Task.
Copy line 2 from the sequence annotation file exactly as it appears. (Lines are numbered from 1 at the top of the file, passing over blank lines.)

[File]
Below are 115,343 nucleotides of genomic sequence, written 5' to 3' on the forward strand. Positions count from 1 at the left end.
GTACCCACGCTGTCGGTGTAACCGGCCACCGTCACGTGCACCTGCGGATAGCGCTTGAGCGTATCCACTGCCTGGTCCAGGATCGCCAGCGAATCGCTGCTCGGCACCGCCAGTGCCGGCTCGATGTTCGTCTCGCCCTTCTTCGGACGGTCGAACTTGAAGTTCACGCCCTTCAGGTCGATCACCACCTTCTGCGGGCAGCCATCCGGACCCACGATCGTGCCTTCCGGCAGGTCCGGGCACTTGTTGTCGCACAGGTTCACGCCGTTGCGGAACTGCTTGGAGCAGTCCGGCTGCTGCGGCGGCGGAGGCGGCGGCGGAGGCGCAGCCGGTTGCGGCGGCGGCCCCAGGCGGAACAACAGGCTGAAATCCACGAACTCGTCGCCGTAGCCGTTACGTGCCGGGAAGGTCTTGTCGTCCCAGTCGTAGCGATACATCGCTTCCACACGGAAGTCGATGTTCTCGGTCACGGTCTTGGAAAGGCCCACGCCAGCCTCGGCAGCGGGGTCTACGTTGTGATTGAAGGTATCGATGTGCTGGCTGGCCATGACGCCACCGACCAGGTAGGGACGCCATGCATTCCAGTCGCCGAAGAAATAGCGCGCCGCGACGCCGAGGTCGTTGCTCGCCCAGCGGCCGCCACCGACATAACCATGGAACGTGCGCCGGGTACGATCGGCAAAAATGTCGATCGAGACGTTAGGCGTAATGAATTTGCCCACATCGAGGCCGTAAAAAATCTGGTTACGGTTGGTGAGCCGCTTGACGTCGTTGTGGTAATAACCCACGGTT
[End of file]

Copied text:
GTACCCACGCTGTCGGTGTAACCGGCCACCGTCACGTGCACCTGCGGATAGCGCTTGAGCGTATCCACTGCCTGGTCCAGGATCGCCAGCGAATCGCTGCTCGGCACCGCCAGTGCCGGCTCGATGTTCGTCTCGCCCTTCTTCGGACGGTCGAACTTGAAGTTCACGCCCTTCAGGTCGATCACCACCTTCTGCGGGCAGCCATCCGGACCCACGATCGTGCCTTCCGGCAGGTCCGGGCACTTGTTGTCGCACAGGTTCACGCCGTTGCGGAACTGCTTGGAGCAGTCCGGCTGCTGCGGCGGCGGAGGCGGCGGCGGAGGCGCAGCCGGTTGCGGCGGCGGCCCCAGGCGGAACAACAGGCTGAAATCCACGAACTCGTCGCCGTAGCCGTTACGTGCCGGGAAGGTCTTGTCGTCCCAGTCGTAGCGATACATCGCTTCCACACGGAAGTCGATGTTCTCGGTCACGGTCTTGGAAAGGCCCACGCCAGCCTCGGCAGCGGGGTCTACGTTGTGATTGAAGGTATCGATGTGCTGGCTGGCCATGACGCCACCGACCAGGTAGGGACGCCATGCATTCCAGTCGCCGAAGAAATAGCGCGCCGCGACGCCGAGGTCGTTGCTCGCCCAGCGGCCGCCACCGACATAACCATGGAACGTGCGCCGGGTACGATCGGCAAAAATGTCGATCGAGACGTTAGGCGTAATGAATTTGCCCACATCGAGGCCGTAAAAAATCTGGTTACGGTTGGTGAGCCGCTTGACGTCGTTGTGGTAATAACCCACGGTT